Most steam ovens have a removable water tank, although some higher end models can be connected to a water line. When the oven is turned on, water is fed into a reservoir where it is boiled into a cloud of hot steam. Steam ovens have a valve to release steam pressure, much like a pressure cooker or kettle.

There are two broad types of steam oven:

  • A standard steam oven cooks solely by producing steam.
  • A convection steam oven uses a fan to force air around the oven, meaning quicker cooking.

Different steam ovens can have different temperature ranges, usually from 100°C to 300°C, but some can go even higher.

After each use, the oven should be wiped out and the reservoir emptied. Steam ovens also require regular descaling.

Steam ovens stop food from drying out, which means juicier food, flakier pastries, and softer bread. It can even cook rice, which is something a conventional oven can’t do.

The key drawback to a steam oven is that it can’t brown food. Food cooked using a steam oven will be moist but pale. You can get around this by finishing food off on your cooktop after using the steam oven to get that sear, crisp or caramelisation. This keeps the benefits of steaming while still getting your preferred texture. Another option is to use a combination steam oven.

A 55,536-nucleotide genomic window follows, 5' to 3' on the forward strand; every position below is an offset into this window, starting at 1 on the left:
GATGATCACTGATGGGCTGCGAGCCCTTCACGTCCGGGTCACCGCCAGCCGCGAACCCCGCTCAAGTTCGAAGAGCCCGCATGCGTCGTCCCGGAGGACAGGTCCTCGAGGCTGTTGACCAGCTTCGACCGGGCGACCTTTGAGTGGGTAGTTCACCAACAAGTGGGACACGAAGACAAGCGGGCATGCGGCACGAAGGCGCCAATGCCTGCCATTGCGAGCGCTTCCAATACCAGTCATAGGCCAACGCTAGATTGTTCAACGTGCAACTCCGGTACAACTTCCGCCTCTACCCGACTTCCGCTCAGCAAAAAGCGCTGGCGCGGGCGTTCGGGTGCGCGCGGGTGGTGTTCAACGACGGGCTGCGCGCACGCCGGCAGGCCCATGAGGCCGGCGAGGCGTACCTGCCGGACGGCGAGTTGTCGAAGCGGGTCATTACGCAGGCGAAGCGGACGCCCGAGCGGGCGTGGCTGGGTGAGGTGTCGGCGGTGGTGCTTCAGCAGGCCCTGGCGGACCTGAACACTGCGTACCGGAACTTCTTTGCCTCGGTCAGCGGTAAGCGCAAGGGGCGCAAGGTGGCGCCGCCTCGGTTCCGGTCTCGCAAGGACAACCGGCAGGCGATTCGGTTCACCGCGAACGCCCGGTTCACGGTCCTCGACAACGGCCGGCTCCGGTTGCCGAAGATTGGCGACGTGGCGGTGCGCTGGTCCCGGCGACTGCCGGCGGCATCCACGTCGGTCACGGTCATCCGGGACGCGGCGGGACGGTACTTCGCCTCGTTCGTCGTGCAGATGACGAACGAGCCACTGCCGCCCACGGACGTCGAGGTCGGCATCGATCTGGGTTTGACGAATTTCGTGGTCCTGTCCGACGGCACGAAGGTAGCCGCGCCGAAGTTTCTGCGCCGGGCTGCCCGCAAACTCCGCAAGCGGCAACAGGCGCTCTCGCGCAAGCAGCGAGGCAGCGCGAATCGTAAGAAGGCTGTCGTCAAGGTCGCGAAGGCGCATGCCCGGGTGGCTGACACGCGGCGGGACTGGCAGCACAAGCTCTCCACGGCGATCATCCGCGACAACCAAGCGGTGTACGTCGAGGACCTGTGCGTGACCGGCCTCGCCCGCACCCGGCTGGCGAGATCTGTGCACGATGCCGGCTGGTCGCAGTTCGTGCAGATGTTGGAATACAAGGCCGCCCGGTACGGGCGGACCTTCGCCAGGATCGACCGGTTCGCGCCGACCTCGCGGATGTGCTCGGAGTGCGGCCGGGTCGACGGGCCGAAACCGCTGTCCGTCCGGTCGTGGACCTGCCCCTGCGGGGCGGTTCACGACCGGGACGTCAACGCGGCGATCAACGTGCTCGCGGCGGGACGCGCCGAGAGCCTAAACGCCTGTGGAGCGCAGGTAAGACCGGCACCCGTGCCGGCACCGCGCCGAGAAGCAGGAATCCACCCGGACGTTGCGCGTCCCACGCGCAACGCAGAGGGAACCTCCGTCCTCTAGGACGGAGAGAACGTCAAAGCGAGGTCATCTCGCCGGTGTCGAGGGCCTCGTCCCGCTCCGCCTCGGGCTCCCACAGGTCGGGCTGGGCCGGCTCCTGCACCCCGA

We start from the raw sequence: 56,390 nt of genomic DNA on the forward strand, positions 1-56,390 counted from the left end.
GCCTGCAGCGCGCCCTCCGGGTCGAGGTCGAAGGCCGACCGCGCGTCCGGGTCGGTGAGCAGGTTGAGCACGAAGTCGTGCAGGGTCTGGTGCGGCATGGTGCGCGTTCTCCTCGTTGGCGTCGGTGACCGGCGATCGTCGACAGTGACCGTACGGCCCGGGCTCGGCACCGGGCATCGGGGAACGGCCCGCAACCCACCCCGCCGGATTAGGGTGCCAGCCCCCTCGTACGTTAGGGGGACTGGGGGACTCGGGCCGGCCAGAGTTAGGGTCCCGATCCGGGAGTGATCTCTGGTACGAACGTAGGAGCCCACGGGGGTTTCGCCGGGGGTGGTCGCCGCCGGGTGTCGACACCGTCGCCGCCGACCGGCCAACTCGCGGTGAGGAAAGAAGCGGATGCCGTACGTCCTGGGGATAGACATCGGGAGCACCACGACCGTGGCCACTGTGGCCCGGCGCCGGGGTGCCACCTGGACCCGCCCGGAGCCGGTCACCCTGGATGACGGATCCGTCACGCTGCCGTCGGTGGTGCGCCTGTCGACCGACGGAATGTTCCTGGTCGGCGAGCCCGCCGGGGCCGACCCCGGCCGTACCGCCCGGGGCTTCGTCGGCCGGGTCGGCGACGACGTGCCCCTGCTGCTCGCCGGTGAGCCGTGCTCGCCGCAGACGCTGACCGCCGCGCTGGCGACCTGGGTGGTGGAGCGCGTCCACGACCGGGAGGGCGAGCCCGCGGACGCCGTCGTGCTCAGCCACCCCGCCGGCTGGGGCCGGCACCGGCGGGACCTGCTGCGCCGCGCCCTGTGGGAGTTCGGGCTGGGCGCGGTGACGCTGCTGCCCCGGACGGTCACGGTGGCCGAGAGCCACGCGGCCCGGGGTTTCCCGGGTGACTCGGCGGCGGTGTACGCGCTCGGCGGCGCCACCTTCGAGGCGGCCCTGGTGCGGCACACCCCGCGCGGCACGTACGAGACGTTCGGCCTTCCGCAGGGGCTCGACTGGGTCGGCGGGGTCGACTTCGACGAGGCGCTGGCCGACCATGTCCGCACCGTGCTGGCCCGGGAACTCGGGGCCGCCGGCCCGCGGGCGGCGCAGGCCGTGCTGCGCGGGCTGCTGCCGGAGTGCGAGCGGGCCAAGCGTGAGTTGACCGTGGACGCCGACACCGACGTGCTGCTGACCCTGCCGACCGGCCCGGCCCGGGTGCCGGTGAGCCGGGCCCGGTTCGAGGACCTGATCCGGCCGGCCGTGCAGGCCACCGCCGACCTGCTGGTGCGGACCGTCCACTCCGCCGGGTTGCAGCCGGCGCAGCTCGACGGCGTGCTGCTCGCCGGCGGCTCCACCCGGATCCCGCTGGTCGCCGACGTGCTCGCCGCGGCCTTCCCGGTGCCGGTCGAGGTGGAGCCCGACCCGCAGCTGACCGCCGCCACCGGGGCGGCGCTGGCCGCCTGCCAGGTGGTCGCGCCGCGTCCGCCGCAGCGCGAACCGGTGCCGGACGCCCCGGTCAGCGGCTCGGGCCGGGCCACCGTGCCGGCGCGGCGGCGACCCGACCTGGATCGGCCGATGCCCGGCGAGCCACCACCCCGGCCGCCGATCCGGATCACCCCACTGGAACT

What is a combination steam oven?

combination steam oven

Combination steam ovens combine steam functions and regular fan-forced heat in the same appliance, giving you the best of both types. These are popular choices as you can get the health benefits of steaming, while also being able to produce that golden roast finish.

A combination steam oven is a more versatile choice, enabling you to cook using a wide range of methods without the fuss of using multiple appliances. They are sometimes marketed as ‘combi-steam’ ovens.

Why are steam ovens healthier?

Cooking using a steam oven produces a moist texture and retains more nutrients compared to other types of cooking such as boiling and baking. Many nutrients, such as folic acid and vitamin C, are easily damaged from cooking heat.